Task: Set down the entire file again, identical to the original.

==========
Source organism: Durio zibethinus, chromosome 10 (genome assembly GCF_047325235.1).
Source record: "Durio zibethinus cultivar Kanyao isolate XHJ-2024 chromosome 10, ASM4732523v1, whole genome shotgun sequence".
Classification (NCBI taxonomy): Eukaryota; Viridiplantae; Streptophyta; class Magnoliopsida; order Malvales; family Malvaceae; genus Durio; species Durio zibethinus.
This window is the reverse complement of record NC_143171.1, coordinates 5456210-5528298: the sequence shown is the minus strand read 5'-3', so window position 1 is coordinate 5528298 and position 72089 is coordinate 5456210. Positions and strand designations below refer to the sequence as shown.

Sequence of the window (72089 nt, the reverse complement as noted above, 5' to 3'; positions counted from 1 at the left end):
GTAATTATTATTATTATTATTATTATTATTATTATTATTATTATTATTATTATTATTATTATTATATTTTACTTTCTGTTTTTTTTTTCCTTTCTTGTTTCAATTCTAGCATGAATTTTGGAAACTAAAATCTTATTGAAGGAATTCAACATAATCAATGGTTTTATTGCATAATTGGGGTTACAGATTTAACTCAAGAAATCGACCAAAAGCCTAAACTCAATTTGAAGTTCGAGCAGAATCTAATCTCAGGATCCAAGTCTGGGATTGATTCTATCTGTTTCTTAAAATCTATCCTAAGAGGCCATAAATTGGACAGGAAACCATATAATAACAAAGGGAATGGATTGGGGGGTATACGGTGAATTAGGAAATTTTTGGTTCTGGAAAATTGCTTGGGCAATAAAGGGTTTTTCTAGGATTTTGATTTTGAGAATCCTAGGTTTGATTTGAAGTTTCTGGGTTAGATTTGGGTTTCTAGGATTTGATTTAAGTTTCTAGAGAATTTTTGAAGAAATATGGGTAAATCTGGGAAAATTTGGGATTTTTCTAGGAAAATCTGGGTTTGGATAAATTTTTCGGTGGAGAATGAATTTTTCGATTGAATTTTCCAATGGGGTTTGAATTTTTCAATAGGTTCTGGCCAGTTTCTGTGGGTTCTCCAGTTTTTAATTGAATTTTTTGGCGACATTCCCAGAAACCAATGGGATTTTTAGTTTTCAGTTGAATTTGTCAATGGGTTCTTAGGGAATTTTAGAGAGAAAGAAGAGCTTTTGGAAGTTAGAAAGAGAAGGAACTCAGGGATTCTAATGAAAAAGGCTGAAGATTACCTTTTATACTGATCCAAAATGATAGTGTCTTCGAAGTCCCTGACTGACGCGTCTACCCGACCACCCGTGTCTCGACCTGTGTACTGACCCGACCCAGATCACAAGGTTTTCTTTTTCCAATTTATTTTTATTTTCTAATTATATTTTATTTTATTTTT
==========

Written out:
Source organism: Durio zibethinus, chromosome 10 (genome assembly GCF_047325235.1).
Source record: "Durio zibethinus cultivar Kanyao isolate XHJ-2024 chromosome 10, ASM4732523v1, whole genome shotgun sequence".
Classification (NCBI taxonomy): Eukaryota; Viridiplantae; Streptophyta; class Magnoliopsida; order Malvales; family Malvaceae; genus Durio; species Durio zibethinus.
This window is the reverse complement of record NC_143171.1, coordinates 5456210-5528298: the sequence shown is the minus strand read 5'-3', so window position 1 is coordinate 5528298 and position 72089 is coordinate 5456210. Positions and strand designations below refer to the sequence as shown.

Sequence of the window (72089 nt, the reverse complement as noted above, 5' to 3'; positions counted from 1 at the left end):
GTAATTATTATTATTATTATTATTATTATTATTATTATTATTATTATTATTATTATTATTATTATATTTTACTTTCTGTTTTTTTTTTCCTTTCTTGTTTCAATTCTAGCATGAATTTTGGAAACTAAAATCTTATTGAAGGAATTCAACATAATCAATGGTTTTATTGCATAATTGGGGTTACAGATTTAACTCAAGAAATCGACCAAAAGCCTAAACTCAATTTGAAGTTCGAGCAGAATCTAATCTCAGGATCCAAGTCTGGGATTGATTCTATCTGTTTCTTAAAATCTATCCTAAGAGGCCATAAATTGGACAGGAAACCATATAATAACAAAGGGAATGGATTGGGGGGTATACGGTGAATTAGGAAATTTTTGGTTCTGGAAAATTGCTTGGGCAATAAAGGGTTTTTCTAGGATTTTGATTTTGAGAATCCTAGGTTTGATTTGAAGTTTCTGGGTTAGATTTGGGTTTCTAGGATTTGATTTAAGTTTCTAGAGAATTTTTGAAGAAATATGGGTAAATCTGGGAAAATTTGGGATTTTTCTAGGAAAATCTGGGTTTGGATAAATTTTTCGGTGGAGAATGAATTTTTCGATTGAATTTTCCAATGGGGTTTGAATTTTTCAATAGGTTCTGGCCAGTTTCTGTGGGTTCTCCAGTTTTTAATTGAATTTTTTGGCGACATTCCCAGAAACCAATGGGATTTTTAGTTTTCAGTTGAATTTGTCAATGGGTTCTTAGGGAATTTTAGAGAGAAAGAAGAGCTTTTGGAAGTTAGAAAGAGAAGGAACTCAGGGATTCTAATGAAAAAGGCTGAAGATTACCTTTTATACTGATCCAAAATGATAGTGTCTTCGAAGTCCCTGACTGACGCGTCTACCCGACCACCCGTGTCTCGACCTGTGTACTGACCCGACCCAGATCACAAGGTTTTCTTTTTCCAATTTATTTTTATTTTCTAATTATATTTTATTTTATTTTT